Seal spotted rolling down sand dunes at Seal Bay on Kangaroo Island
Watch out below! Playful seal rolls down a sand dune and into the open ocean in front of surprised tourists
- Adorable sea lion playfully rolled down a sand dune to amusement of tourists
- Seal was spotted travelling down Seal Bay on Kangaroo Island in South Australia
- The adorable seal started to waddle on the beach before rolling down the sand
A lucky group of tourists were treated to the sight of a playful seal comically rolling down a sand dune towards the open waters.
Kylie McLaughlin, 46, spotted an adorable sea lion nicknamed the ‘sausage of the sea’ slowly travelling down the dunes at Seal Bay on Kangaroo Island in South Australia.
The sea lion playfully emerged from the dunes by slowly spinning down the hill before covering its body in sand.
A lucky group of tourists were treated to the sight of a playful seal comically rolling down a sand dune on Seal Bay in Kangaroo Island
To the amusement of the onlooking tourists, the seal began to slowly waddle along the pristine beach until it dropped to the ground and started to roll again.
Ms Laughlin said she quickly whipped out her phone to catch the adorable marine mammal in action.
Kangaroo Island’s Seal Bay is home to the third largest colony of sea lions with 800-odd colonies roaming around the open beaches.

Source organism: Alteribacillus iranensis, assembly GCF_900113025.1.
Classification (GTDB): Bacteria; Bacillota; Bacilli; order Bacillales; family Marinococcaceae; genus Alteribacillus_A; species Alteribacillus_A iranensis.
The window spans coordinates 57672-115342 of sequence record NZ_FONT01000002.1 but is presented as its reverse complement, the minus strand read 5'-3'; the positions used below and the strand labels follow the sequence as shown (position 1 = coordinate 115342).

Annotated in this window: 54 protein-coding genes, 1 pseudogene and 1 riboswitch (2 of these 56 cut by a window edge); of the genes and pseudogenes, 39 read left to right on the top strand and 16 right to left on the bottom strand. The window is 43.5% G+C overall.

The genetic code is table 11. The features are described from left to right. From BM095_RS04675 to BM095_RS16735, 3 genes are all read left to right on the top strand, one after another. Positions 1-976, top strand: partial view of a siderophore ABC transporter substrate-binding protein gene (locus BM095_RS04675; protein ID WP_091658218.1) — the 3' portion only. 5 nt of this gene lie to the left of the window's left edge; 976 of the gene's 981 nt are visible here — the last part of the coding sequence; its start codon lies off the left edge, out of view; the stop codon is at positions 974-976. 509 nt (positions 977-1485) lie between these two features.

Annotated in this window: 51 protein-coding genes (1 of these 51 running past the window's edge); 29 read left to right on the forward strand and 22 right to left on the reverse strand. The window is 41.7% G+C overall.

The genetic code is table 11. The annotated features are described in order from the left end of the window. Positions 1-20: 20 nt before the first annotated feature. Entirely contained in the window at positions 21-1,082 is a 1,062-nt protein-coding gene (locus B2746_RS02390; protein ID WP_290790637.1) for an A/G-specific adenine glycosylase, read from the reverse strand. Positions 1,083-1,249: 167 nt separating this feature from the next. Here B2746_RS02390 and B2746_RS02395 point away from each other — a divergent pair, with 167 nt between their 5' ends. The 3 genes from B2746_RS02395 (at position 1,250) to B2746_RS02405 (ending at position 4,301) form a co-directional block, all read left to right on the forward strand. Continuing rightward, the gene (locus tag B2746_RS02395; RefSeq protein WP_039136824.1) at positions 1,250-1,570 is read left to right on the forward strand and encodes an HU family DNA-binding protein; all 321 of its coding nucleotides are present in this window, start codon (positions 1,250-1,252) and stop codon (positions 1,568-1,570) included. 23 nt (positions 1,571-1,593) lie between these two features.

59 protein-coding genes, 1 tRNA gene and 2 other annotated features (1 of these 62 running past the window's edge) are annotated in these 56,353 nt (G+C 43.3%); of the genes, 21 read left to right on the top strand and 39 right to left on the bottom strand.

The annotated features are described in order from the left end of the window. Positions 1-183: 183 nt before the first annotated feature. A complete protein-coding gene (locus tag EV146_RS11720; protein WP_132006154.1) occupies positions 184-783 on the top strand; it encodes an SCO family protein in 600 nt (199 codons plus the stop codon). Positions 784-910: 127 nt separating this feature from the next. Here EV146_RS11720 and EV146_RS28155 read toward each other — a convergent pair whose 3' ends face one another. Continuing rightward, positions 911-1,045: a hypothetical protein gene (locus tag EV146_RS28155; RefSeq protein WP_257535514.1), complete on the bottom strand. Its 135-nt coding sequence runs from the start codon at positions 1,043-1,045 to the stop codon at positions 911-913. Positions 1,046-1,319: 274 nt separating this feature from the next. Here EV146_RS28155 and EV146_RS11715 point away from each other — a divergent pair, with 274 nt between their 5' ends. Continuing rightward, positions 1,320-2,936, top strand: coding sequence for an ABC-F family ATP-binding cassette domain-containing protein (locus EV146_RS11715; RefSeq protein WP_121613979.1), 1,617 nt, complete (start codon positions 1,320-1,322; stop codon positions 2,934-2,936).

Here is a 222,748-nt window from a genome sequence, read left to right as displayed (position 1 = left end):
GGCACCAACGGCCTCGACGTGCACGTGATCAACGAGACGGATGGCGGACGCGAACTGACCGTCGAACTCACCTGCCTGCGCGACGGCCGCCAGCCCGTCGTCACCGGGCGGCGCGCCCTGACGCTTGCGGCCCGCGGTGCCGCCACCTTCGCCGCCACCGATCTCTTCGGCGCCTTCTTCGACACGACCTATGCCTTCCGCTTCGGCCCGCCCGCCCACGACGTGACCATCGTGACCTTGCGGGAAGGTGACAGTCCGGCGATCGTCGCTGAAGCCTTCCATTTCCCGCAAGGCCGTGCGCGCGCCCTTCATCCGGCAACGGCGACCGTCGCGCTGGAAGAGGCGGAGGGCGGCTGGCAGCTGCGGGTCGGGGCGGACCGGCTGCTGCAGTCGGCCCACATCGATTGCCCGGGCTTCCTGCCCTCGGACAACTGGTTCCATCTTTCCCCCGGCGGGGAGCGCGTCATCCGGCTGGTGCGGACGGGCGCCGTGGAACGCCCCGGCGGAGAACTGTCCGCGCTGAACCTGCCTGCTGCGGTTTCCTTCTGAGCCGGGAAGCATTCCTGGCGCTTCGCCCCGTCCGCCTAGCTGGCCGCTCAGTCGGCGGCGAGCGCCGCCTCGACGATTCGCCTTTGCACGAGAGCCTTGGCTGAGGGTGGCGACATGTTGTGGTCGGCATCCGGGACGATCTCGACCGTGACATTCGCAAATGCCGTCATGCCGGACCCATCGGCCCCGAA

Seal Bay has no cages or enclosures which provides tourists with an exclusive experience to observe the endangered animals interact with their pups, fish, surf and rest along the sand.
The heartwarming video that emerged online on April 7 has pulled at the heartstrings of viewers.
The adorable seal began to slowly waddle along the pristine beach until it dropped to the ground and started to roll again
‘Oh wow, that was so mesmerising and soothing to watch,’ one person wrote.
‘What a beach ball of a seal,’ another commented.
‘This is too cute,’ another said.
What are sea lions?
Australian sea lions are part of a group known as ‘eared’ seals that use their front flippers to prop themselves up and use their back flippers to help them to ‘walk’ on land.
In the water their back flippers act as a rudder.
These fascinating creatures are one of the rarest species in the world and their entire population is estimated to be less than 12,000.
Of these, 85 percent live in South Australia and the other 15 percent in Western Australia.
Habitat and feeding:
The sea lions feed on octopus, fish, squid and crustaceans and dive deep into the ocean in search of food.
Australian sea lions breed on the coast of the Australian mainland and near-shore islands.
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